Dying for Art and Country

The Washington Times (Washington, DC), November 29, 2009 | Go to article overview

Dying for Art and Country


Byline: Thomas B. Allen, SPECIAL TO THE WASHINGTON TIMES

On May 26, 1944, 11 days before the one called D-Day, Gen. Dwight D. Eisenhower issued an unusual order: His officers must protect and respect the cultural monuments that lay in the path of war. The job of carrying out that order fell mostly to the uncommon soldiers who left their work in the world of art to volunteer for a little-known U.S. Army unit, the Monuments, Fine Arts and Archives section. They called themselves the Monuments Men.

Joining Allied troops as they fought their way across Europe, the Monuments Men convinced reluctant senior officers to save treasured buildings from destruction. At the same time, they tracked down priceless art stolen by Nazis, including works by Da Vinci, Michelangelo and Rembrandt.

The Monuments Men, by Robert M. Edsel with Bret Witter, is a remarkable history of the war in Europe. The book uses key battles - Salerno, Naples, D-Day, Saint-Lo, Aachen, the Bulge - as the backdrop to the story of men who risked their lives saving what Eisenhower saw as the symbols of all that we are fighting to preserve. Two Monuments Men, killed in action, died as much for art as for country.

Eisenhower's decision to add art preservation to his war aims stemmed from the controversial destruction of the mountain-top abbey of Monte Cassino during the bloody campaign in southern Italy. The venerated monastery, built around A.D. 529, had been massively bombed because the Allies believed that German soldiers were in it, firing down on American troops. But there were not any German soldiers in it; they held positions below the monastery.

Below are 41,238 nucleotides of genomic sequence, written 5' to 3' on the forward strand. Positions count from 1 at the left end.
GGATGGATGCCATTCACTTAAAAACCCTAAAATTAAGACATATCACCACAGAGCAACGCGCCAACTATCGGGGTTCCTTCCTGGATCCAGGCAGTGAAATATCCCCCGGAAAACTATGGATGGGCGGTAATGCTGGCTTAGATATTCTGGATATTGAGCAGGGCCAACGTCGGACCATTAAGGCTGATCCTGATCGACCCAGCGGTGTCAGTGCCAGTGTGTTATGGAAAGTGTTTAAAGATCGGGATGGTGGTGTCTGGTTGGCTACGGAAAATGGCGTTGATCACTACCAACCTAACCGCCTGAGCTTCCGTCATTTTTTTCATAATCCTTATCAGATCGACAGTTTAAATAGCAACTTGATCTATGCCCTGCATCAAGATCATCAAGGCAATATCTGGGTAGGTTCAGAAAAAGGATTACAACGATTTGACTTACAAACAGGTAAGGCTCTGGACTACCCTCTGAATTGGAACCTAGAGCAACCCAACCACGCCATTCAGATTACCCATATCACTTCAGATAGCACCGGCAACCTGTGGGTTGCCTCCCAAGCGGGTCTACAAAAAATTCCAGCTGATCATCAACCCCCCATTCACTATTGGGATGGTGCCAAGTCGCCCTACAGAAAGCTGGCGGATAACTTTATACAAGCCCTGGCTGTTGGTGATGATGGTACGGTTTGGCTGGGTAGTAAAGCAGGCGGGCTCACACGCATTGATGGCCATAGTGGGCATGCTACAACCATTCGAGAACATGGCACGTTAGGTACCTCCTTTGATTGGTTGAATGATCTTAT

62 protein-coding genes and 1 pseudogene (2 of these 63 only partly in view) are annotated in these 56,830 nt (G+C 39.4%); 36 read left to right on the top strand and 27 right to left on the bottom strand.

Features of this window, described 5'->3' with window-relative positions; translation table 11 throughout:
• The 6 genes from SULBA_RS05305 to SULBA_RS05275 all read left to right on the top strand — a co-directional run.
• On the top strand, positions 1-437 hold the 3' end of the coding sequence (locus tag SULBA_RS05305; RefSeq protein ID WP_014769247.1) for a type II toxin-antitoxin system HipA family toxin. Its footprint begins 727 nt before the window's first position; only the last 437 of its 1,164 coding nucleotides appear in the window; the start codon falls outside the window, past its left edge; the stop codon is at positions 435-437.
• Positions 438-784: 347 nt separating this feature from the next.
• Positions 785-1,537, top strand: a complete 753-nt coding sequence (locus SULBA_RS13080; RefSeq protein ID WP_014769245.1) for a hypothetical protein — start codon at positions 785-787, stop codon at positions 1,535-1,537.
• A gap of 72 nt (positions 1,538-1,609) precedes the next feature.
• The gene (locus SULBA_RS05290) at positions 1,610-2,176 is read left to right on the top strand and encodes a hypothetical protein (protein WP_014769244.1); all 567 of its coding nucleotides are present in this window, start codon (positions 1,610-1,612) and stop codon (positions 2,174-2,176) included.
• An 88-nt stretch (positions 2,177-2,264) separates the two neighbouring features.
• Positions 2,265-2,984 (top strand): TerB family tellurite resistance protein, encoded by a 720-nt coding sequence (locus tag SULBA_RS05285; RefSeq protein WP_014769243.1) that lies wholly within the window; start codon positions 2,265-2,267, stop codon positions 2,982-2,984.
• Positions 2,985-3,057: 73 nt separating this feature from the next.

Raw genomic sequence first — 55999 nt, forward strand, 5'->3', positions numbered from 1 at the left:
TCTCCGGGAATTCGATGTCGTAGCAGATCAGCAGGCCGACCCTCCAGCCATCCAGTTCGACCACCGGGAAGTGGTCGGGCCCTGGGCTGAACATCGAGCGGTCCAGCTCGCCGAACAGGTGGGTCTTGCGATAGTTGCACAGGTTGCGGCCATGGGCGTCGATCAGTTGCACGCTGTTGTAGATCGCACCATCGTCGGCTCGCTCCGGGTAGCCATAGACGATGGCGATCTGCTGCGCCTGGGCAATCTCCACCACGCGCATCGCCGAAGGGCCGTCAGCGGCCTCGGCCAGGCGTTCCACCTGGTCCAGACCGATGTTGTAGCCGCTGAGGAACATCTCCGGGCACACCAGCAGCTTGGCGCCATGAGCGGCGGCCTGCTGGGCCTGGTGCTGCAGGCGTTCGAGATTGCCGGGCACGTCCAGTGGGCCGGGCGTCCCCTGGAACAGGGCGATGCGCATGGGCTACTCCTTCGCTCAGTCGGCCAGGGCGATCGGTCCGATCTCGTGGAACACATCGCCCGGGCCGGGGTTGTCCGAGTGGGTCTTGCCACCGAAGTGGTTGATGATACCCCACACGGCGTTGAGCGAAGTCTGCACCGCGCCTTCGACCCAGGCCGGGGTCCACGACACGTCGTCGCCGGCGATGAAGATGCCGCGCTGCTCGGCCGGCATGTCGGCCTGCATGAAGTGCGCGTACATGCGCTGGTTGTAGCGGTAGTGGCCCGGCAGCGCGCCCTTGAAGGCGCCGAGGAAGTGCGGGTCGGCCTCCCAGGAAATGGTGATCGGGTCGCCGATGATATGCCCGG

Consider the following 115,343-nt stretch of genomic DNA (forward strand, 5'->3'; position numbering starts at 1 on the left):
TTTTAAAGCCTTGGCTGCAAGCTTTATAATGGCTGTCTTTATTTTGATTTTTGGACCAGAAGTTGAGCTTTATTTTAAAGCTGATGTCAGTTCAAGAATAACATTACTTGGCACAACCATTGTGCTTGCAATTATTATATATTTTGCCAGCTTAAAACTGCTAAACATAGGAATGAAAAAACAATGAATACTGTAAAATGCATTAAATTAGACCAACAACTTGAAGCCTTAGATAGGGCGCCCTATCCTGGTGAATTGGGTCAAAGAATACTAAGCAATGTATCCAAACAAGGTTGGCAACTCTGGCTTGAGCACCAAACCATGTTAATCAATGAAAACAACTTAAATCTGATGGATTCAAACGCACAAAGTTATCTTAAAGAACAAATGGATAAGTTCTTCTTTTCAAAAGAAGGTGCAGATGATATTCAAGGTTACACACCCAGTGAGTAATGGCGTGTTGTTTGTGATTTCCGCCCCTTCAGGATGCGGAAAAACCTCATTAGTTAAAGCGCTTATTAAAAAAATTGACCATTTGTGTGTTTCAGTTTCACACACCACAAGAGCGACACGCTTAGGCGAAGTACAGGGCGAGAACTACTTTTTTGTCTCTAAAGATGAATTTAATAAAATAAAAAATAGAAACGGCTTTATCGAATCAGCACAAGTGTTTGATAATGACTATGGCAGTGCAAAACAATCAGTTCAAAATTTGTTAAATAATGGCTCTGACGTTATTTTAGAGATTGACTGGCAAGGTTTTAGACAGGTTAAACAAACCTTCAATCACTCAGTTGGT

Eisenhower was determined there would be no Monte Cassino incidents during what he would call his Crusade in Europe. Many cherished buildings, especially French churches, were destroyed or badly damaged. But the insertion of Monuments Men into the battlefields gave a voice to Eisenhower's protect and respect order. Bearing lists of treasures, drawn up by the leading art experts of the Western world, the Monuments Men advanced with the Army and watched for monuments on the list. If a listed structure was hit, its guardians were to record the damage, supervise repair work and prevent any further damage.

In reality, that usually meant convincing a combat-hardened, high-ranking officer to divert time and resources from warfare to art. Their only weapon was a reminder of Eisenhower's order, reinforced by posted signs declaring, in English and French, that certain buildings were historic monuments and off limits to all military personnel. They also hunted for looted treasure.

Monuments Men's discoveries included five railcars containing 148 crates of stolen paintings. In some of the crates were the holdings of the major art dealers of Paris seized by a special German cultural conservation program. Two of France's greatest treasures - the Bayeux Tapestry and Da Vinci's Mona Lisa - remained in France during the war, preserved by French museum officials. But, in Hitler's view of the future, they would become treasures of the great German empire. The world's outstanding culture center would be the Fhrermuseum in Linz, his Austrian hometown, which had became part of the Third Reich when his troops marched into Austria in 1938.

Hitler personally commissioned a Dresden art connoisseur to begin planning the Linz museum, whose potential collection would include choice art from conquered countries. …

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